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Students of the sommeliers
When choosing a wine to drink with dinner, most of us have no idea what we’re doing. We take refuge in that old refrain, “I may not know art, but I know what I like.” Pleased with a particular wine, we remain loyal.
People shopping next to me at the LCBO will often select the same bottle I do. Maybe because I wear glasses, they think that I know something. Not so.
Eating in restaurants, I defer to the good sense of sommeliers.
Sommeliers are an endangered species in the restaurant kingdom. Since 2008’s stock market collapse, diners have been spending less money on wine. Restaurants, in turn, have spent less money on sommeliers.
It’s too bad, because these people know some useful stuff. Not some arcane witchcraft, penetrable only to those who read wine critic Robert Parker’s newsletter. But real, concrete understanding, based on noticeable aspects of a wine’s character and its capacity to balance the flavours of our meal.
In an effort to learn some of these basic truths about wine pairing, I’ve invited sommeliers Anton Potvin (owner of Niagara Street Café) and Jamie Drummond (late of JK Wine Bar, now director of programs for Good Food Media) to my table.
I have challenged them not just to pair wines with four dishes – spicy, salty, sour and sweet – but also to explain the choices in words that even I can understand.
Showing up at my place, the two friends are giddy as they unload a bag of seven wines. They’re tough to read. Potvin’s default tempo is placid, though he’s so much taller than I am that I can’t quite see his face. Drummond’s wild curls of red hair give him the appearance of always having a wonderful time, as if he’s just stepped off Willy Wonka’s boat, sailing down a river of wine.
The pals set about shifting the bottles around, nit-picking each pairing decision.
For the spicy dish, mildly curried sunchokes with braised goat leg, they select an Ontario Gewürztraminer.
Sugar and starch being antidotes to spice, the off-dry wine really sings out. In the way that a dish might have different elements to balance its flavours, for example how chutney complements the spice of a curry, the wine completes the dish. The wine acts as the chutney.
Sweet and sour is another yin and yang that most of us respond well to. A pair of markedly different Alsatian rieslings divide the crowd on which one goes better with olives, pickled onions and salty feta marinated in mustard and roasted garlic. Yes, the drier Heissenberg may be a more interesting wine but the versatile Hartenberg gives better balance to the admittedly one-sided dish.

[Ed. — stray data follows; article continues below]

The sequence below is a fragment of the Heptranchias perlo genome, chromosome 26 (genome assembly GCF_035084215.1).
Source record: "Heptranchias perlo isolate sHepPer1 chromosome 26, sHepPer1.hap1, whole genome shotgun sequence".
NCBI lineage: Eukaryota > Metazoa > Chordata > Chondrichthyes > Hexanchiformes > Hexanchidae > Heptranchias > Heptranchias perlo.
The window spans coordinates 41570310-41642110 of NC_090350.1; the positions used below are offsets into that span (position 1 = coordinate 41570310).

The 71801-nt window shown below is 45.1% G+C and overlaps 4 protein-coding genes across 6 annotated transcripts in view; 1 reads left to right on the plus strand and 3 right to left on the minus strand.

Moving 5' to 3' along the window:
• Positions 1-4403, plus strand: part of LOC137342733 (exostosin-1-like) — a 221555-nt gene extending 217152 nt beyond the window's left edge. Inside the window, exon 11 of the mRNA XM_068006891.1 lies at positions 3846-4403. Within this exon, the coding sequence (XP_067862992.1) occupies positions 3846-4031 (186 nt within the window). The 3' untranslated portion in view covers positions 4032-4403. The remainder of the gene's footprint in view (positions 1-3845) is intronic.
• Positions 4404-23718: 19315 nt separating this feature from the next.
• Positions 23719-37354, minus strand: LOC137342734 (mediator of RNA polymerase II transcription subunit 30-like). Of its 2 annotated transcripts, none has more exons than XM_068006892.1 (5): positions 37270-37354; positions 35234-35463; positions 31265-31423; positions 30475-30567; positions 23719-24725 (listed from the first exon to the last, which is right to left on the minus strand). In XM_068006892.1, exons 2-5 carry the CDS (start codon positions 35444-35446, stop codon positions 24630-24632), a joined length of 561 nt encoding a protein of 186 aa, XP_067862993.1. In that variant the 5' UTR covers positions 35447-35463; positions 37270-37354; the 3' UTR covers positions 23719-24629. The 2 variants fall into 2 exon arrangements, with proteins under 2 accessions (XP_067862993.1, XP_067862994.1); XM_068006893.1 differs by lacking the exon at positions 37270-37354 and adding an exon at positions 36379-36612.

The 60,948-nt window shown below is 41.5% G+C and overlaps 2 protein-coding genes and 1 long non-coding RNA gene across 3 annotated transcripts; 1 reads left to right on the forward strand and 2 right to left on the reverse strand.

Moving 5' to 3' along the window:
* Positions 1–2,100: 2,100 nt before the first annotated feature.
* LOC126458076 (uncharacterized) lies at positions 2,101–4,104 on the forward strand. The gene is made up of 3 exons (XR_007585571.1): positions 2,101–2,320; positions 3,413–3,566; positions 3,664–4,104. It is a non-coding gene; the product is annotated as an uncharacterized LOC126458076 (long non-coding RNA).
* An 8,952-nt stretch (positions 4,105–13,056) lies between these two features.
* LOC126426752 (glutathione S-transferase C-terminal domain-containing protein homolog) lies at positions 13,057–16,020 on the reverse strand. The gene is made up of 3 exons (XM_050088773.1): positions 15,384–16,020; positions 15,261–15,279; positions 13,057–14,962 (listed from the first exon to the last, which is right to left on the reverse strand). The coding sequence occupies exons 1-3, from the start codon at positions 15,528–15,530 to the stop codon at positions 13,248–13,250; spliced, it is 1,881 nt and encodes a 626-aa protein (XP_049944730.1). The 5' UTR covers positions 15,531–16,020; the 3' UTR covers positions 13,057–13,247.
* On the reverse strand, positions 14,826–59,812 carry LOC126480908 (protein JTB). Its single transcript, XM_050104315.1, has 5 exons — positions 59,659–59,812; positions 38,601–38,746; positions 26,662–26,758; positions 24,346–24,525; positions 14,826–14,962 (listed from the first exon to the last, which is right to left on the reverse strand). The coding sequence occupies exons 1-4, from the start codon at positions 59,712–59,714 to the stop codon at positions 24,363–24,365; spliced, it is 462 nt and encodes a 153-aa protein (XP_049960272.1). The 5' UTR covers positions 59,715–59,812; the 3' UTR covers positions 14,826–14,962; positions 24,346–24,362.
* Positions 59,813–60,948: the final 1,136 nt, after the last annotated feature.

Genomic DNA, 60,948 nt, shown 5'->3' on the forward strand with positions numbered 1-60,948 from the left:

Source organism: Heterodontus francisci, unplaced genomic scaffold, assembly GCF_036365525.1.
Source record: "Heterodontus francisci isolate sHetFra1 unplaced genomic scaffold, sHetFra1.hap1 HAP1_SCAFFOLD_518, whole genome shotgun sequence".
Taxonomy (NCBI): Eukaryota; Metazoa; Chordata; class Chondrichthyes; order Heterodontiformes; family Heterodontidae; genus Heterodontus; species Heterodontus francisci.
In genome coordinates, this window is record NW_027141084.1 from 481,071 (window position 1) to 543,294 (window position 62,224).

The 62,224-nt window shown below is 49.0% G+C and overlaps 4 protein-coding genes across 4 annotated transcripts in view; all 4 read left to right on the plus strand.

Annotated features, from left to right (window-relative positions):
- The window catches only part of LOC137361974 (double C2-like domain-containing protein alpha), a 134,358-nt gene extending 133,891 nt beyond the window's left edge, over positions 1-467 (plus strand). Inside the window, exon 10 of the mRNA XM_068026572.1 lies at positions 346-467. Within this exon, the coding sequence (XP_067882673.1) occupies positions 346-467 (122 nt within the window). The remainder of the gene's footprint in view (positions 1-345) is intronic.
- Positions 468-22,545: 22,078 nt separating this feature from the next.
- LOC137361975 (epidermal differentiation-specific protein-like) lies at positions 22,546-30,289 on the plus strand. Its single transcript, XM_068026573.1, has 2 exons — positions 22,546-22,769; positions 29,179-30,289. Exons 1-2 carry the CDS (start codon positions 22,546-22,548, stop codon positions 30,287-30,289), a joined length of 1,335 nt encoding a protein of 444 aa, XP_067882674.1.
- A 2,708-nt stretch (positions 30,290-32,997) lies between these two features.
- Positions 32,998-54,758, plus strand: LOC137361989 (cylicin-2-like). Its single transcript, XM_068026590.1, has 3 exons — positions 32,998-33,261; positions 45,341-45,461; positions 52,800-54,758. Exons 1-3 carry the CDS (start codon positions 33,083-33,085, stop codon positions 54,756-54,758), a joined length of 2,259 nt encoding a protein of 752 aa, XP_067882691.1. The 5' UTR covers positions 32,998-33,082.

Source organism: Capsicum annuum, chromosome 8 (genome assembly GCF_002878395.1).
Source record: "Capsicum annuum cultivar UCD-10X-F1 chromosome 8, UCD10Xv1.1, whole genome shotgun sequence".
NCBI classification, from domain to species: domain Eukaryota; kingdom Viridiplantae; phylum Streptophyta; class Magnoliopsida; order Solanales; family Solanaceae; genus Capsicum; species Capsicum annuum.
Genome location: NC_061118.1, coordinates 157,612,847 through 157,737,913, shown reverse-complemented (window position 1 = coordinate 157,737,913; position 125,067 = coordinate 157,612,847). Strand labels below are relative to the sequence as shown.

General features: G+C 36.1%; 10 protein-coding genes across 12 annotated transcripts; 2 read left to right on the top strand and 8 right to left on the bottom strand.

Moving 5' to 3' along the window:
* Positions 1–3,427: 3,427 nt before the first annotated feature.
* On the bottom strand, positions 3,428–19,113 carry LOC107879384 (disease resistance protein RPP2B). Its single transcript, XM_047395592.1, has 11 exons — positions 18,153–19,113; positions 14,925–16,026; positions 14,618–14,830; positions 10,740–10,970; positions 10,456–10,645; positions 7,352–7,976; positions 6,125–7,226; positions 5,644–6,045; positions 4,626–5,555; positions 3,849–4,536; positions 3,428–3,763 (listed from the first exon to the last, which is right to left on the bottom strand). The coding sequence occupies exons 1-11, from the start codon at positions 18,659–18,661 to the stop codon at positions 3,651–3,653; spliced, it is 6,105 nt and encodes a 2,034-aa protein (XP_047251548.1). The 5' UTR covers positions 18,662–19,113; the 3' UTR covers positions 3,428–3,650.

For tacos filled with sour tomatillo and crab salsa, we go with something more tart. Or, rather, a wine that balances acidity with fruitiness.
I am unmoved by the rosé. But I’m disappointed in my own work as well. The crab doesn’t benefit the salsa. And the tortillas ought to have been steamed rather than reheated in the oven.
The sweetness of Boston baked beans, slow cooked with chunks of pork belly and shallots, allows Potvin and Drummond to present a more tannic cabernet sauvignon from Australia. Tannins, to keep it simple, give a wine complexity but also astringency. The rendered fat in the dish coats the mouth, negating the astringent quality of the wine.
The salving effect of the unctuous fat allows us to appreciate the subtleties of the red wine. They would have been lost to the sour salsa or salty cheese. The tannins and curry would have irritated each other in the mouth like Pop Rocks and soda.
It’s like balancing flavours and textures to compose a dish. A spicy sauce can be countered by rice. Too much starch? Add vegetables. A wine might be chosen that way, as complement or opposition to elements that our tongues are already juggling.
Yes, these subtleties can be trumped by the preference of the diner. If we enjoy one particularly versatile wine, why not pair it with everything? The answer is variety. It’s what keeps life interesting.
When I walk into my local, I love that they reach for the scotch. But they enjoy it more when I ask them to recommend a new wine. Trust is part of the host/guest relationship.